Helpful or Harmful Diet Review: The Paleolithic Diet

(Originally posted on bcotoronto.com on May 17th, 2012)

Welcome back for week 7 of the Helpful or Harmful Diet Review. The big name of lifestyle diets is The Paleolithic Diet originating many thousands of years ago. It was revived in the 1970’s then again in the last decade through many books and articles it has become popular once more.

The Paleolithic Diet is a modern day approximation of the diet human ancestors ate during the paleolithic era. This was the time of the hunter-gatherer societies and agriculture was still just an itch at the back of someone’s brain. The theory is that we have changed our food supply, as a species, too quickly and we have not been able to evolve with it. Therefore we are unable to many of the foods that have become our dietary staples.

This rationale is the same as we discussed last week with the Gluten-Free Diet where our food, specifically grains with the Gluten-Free Diet, has developed and been bred to the point where it is not the food we evolved to eat. Originally, we and our food source evolved side by side with very slow and gradual changes but once it was discovered that we could influence this, the balance was altered. We removed a major evolutionary constraint (access to food) from ourselves, and we added a new, outside source of evolutionary pressure (selective breeding) to our food.

The Paleolithic Diet simply consists of only those things that could be either hunted or gathered. That’s it. There is some debate of what this means in detail but the basics are always the same between authors. Grains, man-made foods, GMOs, and alcohol are out and vegetables, fruits, nuts, and meat are in. Oils, dairy, and some beverages (like tea and coffee) are debated still.

There is some research to back up these claims through looking at the remote areas of the world where there are pockets of cultures untouched by technology that still live in the original hunter-gatherer ways. Observational studies of these groups have demonstrated that the eldest members show fewer symptoms of chronic diseases rampantly present in our own societies such as obesity, heart disease, and diabetes.

Those who oppose of this diet dispute the genetic claims by reminding followers that the genetic code in our DNA isn’t everything. The idea of phenotype (the portions of the genes expressed that make up our actual genetic use) and the recent discovery of epigenetics (environmental influence on genetic expression) change the game a little bit, suggesting that even though evolutionary selection may have decreased gene expression could have changed with the alteration of our food supply, thus negating this evolutionary gap.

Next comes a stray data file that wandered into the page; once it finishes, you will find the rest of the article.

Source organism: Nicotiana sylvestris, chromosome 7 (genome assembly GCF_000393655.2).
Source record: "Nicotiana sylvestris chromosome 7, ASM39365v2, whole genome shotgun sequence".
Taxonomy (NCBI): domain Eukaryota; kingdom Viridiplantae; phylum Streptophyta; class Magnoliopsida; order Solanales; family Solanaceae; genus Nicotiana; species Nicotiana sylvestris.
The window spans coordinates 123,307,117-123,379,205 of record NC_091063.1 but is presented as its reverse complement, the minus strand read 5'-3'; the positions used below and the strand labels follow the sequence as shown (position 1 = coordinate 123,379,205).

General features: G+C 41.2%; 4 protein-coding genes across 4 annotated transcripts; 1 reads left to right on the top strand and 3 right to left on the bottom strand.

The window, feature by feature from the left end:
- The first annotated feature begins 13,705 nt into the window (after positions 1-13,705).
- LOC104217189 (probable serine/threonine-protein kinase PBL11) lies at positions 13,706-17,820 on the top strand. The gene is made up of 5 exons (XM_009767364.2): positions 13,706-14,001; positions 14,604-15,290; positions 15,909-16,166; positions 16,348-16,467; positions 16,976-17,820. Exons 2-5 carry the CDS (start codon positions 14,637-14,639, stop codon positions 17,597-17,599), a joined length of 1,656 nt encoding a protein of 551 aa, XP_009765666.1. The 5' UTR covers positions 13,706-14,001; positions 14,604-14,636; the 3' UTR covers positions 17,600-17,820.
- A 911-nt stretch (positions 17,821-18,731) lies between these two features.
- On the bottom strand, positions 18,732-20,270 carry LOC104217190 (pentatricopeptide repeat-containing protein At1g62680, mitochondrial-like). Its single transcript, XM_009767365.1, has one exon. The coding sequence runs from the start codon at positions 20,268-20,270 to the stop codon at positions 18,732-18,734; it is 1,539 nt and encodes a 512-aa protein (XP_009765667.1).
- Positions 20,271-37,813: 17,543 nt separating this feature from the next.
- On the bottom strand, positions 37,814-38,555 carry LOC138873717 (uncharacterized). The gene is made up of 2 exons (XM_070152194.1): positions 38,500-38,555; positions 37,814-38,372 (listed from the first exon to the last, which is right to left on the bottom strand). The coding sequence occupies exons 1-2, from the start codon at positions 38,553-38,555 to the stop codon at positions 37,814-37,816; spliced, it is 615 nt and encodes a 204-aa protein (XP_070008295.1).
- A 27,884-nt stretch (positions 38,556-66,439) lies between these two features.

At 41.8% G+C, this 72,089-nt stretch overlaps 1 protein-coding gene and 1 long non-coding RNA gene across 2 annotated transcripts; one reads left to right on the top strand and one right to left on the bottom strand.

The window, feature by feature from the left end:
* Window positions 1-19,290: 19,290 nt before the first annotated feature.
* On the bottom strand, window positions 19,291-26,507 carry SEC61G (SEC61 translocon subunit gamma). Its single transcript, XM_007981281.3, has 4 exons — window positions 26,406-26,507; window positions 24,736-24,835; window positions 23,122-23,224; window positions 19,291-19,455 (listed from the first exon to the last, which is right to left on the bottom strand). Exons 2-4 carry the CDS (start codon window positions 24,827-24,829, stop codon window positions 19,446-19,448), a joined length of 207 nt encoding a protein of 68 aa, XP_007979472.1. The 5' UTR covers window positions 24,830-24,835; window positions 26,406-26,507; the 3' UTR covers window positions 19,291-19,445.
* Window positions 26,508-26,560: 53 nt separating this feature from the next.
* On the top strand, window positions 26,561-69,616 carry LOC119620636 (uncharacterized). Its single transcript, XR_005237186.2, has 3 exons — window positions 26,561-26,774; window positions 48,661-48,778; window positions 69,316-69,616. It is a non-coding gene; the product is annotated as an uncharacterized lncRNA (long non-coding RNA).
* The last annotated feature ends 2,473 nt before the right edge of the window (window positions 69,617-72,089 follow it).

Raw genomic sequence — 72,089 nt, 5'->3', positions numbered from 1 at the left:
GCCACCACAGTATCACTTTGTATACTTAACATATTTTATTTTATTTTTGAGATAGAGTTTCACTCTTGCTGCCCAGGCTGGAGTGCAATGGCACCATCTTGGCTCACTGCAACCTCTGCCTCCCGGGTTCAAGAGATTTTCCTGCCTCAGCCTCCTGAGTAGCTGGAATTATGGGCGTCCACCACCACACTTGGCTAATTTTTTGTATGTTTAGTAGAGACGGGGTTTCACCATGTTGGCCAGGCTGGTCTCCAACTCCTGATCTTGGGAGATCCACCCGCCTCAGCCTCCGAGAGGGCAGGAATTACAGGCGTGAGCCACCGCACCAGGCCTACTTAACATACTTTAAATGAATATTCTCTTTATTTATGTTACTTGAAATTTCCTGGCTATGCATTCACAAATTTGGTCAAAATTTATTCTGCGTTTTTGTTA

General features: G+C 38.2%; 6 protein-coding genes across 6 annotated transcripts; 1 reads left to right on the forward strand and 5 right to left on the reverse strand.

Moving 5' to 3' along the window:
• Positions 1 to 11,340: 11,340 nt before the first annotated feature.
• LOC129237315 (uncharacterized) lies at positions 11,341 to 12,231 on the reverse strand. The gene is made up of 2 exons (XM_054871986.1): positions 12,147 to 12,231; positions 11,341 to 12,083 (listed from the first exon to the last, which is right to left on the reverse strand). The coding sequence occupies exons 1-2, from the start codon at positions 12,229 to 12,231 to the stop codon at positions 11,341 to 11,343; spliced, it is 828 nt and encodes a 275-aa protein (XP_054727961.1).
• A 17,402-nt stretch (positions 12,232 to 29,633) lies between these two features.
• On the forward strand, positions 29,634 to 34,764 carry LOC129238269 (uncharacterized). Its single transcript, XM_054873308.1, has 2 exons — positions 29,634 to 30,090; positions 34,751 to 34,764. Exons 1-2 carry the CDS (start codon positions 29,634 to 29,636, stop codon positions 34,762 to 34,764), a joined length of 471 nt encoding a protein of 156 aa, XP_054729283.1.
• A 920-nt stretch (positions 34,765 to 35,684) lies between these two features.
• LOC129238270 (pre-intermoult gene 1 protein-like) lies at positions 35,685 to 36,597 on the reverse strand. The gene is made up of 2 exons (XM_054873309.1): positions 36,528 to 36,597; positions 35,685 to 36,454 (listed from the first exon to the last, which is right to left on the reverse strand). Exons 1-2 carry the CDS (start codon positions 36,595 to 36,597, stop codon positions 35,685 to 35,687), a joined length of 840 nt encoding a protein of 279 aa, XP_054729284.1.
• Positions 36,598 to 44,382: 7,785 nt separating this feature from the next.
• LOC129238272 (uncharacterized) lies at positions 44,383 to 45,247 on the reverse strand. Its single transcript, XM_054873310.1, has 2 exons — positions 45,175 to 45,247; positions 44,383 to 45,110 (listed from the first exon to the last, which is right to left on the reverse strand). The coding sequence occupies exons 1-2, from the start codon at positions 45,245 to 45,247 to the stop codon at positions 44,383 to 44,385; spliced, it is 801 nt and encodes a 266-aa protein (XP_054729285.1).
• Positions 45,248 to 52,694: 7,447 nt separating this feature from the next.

Also, many scientists argue that the evolutionary speed is not as slow as Paleolithic Diet authors claim. There has been a definite increase in lactose tolerance since the introduction of animal husbandry (approximately 500 generations) and the increase in genes for the salivary enzyme Amylase which is responsible for initiating the breakdown of starches in our food. In response to this, Paleolithic Diet supporters say that because the negative impacts of a “Non-Paleolithic” diet (chronic “Western” diseases) do not affect the body until after reproductive age and so are not an evolutionary pressure so neither genotype (all the genes in our DNA) or phenotype mater.

This back and forth goes on and on but I won’t bore you any more with it. I just wanted to cover the basics of the argument.

Clinical trials of the Paleolithic Diet versus other diets have shown that it has just as much, if not more, health benefits than the others. These health benefits include increased insulin sensitivity (decreased risk of diabetes) and decreased blood pressure among others.

The Paleolithic Diet is the first lifestyle diet that actually does come with a “Lifestyle”. The diet promotes the same activity level as our pre-agrarian ancestors. This means constant, low-grade activity (walking or light lifting). Over the last half century, we have become an increasingly sedentary society where activity comes in short bursts if at all. This constant, low-grade activity is supposed to be what our bodies were designed to do but there is just as much debate over that claim as there is over the diet itself. But really, it’s not going to hurt us to get out of our chairs now and then to stretch and walk around.

Overall, the benefits of this diet are great. It is anti-inflammatory and strictly cuts out all the refined sugar and fake foods I rant about constantly. Whether the claims of genetic predisposition are true or not I think doesn’t matter all that much. The benefits are clear and well documented. The cons with this diet are that it is extremely limiting and eliminates most of the comfort foods that people turn to. As well, it takes most people outside of their comfort zone in the kitchen and this can be very scary. The best way to try this diet for the first time would be to get a group of friends to all do it together. That way you are your own support group and you can share recipes and stories.

Thanks for reading and come back next week for another look into the world of lifestyle diets.
Dr. Ben

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